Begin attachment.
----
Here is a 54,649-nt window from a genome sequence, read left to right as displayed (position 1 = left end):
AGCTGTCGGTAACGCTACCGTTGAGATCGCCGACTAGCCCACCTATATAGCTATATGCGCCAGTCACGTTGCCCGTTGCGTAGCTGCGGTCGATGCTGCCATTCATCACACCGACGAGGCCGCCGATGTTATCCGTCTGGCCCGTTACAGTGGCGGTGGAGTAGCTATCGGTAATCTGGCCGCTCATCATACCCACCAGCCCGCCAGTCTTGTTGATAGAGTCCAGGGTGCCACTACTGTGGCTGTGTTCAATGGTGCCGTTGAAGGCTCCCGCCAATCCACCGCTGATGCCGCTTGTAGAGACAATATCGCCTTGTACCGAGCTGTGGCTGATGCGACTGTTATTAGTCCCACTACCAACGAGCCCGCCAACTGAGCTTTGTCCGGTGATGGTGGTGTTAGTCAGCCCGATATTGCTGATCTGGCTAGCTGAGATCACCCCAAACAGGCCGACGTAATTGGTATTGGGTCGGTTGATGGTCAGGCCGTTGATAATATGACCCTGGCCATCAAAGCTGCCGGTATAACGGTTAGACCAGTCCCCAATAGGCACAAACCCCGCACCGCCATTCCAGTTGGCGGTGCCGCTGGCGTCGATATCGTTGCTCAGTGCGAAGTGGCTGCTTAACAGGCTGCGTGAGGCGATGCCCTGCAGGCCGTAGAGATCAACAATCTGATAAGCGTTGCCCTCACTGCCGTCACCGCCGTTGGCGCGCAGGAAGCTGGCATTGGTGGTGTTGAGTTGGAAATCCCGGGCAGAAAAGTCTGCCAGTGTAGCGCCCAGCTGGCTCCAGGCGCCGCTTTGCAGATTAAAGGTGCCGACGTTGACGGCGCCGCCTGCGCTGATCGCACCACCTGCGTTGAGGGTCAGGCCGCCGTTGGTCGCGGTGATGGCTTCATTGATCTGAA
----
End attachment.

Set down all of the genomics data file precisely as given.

Here is a 54,649-nt window from a genome sequence, read left to right as displayed (position 1 = left end):
AGCTGTCGGTAACGCTACCGTTGAGATCGCCGACTAGCCCACCTATATAGCTATATGCGCCAGTCACGTTGCCCGTTGCGTAGCTGCGGTCGATGCTGCCATTCATCACACCGACGAGGCCGCCGATGTTATCCGTCTGGCCCGTTACAGTGGCGGTGGAGTAGCTATCGGTAATCTGGCCGCTCATCATACCCACCAGCCCGCCAGTCTTGTTGATAGAGTCCAGGGTGCCACTACTGTGGCTGTGTTCAATGGTGCCGTTGAAGGCTCCCGCCAATCCACCGCTGATGCCGCTTGTAGAGACAATATCGCCTTGTACCGAGCTGTGGCTGATGCGACTGTTATTAGTCCCACTACCAACGAGCCCGCCAACTGAGCTTTGTCCGGTGATGGTGGTGTTAGTCAGCCCGATATTGCTGATCTGGCTAGCTGAGATCACCCCAAACAGGCCGACGTAATTGGTATTGGGTCGGTTGATGGTCAGGCCGTTGATAATATGACCCTGGCCATCAAAGCTGCCGGTATAACGGTTAGACCAGTCCCCAATAGGCACAAACCCCGCACCGCCATTCCAGTTGGCGGTGCCGCTGGCGTCGATATCGTTGCTCAGTGCGAAGTGGCTGCTTAACAGGCTGCGTGAGGCGATGCCCTGCAGGCCGTAGAGATCAACAATCTGATAAGCGTTGCCCTCACTGCCGTCACCGCCGTTGGCGCGCAGGAAGCTGGCATTGGTGGTGTTGAGTTGGAAATCCCGGGCAGAAAAGTCTGCCAGTGTAGCGCCCAGCTGGCTCCAGGCGCCGCTTTGCAGATTAAAGGTGCCGACGTTGACGGCGCCGCCTGCGCTGATCGCACCACCTGCGTTGAGGGTCAGGCCGCCGTTGGTCGCGGTGATGGCTTCATTGATCTGAA